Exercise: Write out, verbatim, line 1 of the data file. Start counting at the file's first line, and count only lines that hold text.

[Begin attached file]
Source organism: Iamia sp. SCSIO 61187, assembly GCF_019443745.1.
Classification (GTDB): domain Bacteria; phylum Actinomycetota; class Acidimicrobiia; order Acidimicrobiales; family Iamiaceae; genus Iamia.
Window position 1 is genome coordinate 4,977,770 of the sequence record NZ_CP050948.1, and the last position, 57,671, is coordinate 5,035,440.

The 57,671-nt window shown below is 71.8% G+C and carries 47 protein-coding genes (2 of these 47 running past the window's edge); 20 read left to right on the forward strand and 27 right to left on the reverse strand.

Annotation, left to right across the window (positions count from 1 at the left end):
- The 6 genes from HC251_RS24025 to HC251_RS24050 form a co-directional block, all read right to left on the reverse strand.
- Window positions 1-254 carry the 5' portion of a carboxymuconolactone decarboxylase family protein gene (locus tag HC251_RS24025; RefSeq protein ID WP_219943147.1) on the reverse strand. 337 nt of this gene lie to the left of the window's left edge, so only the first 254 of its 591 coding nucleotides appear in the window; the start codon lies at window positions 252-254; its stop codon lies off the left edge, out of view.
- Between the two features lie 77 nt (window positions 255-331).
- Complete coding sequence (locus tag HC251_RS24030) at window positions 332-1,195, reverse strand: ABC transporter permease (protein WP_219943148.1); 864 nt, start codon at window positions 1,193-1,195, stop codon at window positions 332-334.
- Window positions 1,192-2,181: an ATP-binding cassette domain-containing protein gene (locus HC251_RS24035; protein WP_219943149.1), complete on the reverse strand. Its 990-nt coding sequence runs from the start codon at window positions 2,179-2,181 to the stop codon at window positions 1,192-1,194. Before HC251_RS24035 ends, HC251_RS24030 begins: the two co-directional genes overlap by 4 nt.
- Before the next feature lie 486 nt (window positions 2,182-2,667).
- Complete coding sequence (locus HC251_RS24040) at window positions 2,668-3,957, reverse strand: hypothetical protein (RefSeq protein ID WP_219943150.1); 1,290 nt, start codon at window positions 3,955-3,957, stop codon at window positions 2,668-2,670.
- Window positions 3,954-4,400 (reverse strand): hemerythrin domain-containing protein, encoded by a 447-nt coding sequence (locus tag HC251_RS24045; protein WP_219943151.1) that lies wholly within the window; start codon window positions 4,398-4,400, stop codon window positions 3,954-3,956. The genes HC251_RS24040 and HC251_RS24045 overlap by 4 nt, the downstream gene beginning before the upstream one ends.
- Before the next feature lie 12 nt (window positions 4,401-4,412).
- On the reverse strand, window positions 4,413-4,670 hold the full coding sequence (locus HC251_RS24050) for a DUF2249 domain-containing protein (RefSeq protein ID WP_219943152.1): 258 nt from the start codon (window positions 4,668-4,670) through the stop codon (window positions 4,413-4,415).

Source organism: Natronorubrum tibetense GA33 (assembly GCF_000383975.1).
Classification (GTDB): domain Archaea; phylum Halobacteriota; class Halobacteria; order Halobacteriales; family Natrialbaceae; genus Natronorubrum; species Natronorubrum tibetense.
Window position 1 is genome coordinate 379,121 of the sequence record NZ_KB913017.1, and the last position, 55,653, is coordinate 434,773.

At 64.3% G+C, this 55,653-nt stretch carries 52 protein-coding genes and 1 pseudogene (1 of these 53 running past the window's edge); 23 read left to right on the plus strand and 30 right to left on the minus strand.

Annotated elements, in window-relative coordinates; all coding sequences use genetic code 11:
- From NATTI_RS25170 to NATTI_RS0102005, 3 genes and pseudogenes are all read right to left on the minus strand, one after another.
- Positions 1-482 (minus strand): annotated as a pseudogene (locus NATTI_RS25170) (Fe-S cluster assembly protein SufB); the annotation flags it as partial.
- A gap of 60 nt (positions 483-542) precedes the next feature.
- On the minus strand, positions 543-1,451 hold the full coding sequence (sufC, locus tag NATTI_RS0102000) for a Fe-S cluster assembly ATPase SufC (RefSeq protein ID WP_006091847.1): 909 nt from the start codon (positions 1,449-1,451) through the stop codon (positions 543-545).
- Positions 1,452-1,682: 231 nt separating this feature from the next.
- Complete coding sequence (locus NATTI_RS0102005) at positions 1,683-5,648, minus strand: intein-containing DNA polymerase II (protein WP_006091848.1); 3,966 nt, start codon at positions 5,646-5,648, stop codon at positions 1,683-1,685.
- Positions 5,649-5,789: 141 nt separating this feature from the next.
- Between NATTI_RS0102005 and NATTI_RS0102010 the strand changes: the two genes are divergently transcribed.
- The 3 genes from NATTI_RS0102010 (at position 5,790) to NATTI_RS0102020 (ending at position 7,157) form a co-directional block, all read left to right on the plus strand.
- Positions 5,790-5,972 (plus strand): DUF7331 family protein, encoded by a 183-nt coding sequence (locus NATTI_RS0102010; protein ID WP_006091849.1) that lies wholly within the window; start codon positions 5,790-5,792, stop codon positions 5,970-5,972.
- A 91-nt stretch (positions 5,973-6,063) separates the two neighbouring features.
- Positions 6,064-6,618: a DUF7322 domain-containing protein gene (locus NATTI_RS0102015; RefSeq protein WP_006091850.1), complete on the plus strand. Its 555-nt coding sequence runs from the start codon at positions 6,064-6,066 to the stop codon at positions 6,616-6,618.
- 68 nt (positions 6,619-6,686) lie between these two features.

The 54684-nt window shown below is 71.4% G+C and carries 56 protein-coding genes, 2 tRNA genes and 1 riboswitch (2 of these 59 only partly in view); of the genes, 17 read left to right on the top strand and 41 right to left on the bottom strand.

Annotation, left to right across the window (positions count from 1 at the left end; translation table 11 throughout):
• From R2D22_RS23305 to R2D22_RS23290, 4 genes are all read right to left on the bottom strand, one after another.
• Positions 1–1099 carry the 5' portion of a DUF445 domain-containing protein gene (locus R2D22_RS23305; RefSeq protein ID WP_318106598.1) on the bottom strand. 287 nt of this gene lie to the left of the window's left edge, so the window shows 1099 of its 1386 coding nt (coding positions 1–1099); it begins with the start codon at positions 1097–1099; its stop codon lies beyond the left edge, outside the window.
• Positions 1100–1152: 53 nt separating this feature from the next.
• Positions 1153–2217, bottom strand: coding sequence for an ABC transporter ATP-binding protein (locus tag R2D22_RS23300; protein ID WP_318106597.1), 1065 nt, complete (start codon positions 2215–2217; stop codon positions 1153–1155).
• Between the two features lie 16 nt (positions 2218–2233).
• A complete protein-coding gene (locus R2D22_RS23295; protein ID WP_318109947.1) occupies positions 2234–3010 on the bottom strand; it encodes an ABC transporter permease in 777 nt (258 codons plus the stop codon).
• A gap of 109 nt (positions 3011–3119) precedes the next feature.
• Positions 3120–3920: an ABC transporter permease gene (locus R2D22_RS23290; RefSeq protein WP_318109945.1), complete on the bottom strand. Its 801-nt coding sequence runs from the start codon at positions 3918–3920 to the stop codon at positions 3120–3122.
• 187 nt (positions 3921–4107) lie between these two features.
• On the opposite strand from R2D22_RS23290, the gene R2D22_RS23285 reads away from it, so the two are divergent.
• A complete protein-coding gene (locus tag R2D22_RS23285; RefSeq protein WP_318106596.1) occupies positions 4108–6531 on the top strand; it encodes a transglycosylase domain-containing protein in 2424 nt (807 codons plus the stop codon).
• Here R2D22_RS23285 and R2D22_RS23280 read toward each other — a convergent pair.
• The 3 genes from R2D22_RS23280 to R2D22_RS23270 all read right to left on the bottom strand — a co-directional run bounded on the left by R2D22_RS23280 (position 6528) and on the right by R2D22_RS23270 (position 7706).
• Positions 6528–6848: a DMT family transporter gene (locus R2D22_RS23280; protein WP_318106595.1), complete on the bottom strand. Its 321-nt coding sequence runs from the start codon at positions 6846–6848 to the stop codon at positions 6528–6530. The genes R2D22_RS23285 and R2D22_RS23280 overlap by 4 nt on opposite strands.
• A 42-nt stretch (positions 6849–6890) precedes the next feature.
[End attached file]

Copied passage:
Source organism: Iamia sp. SCSIO 61187, assembly GCF_019443745.1.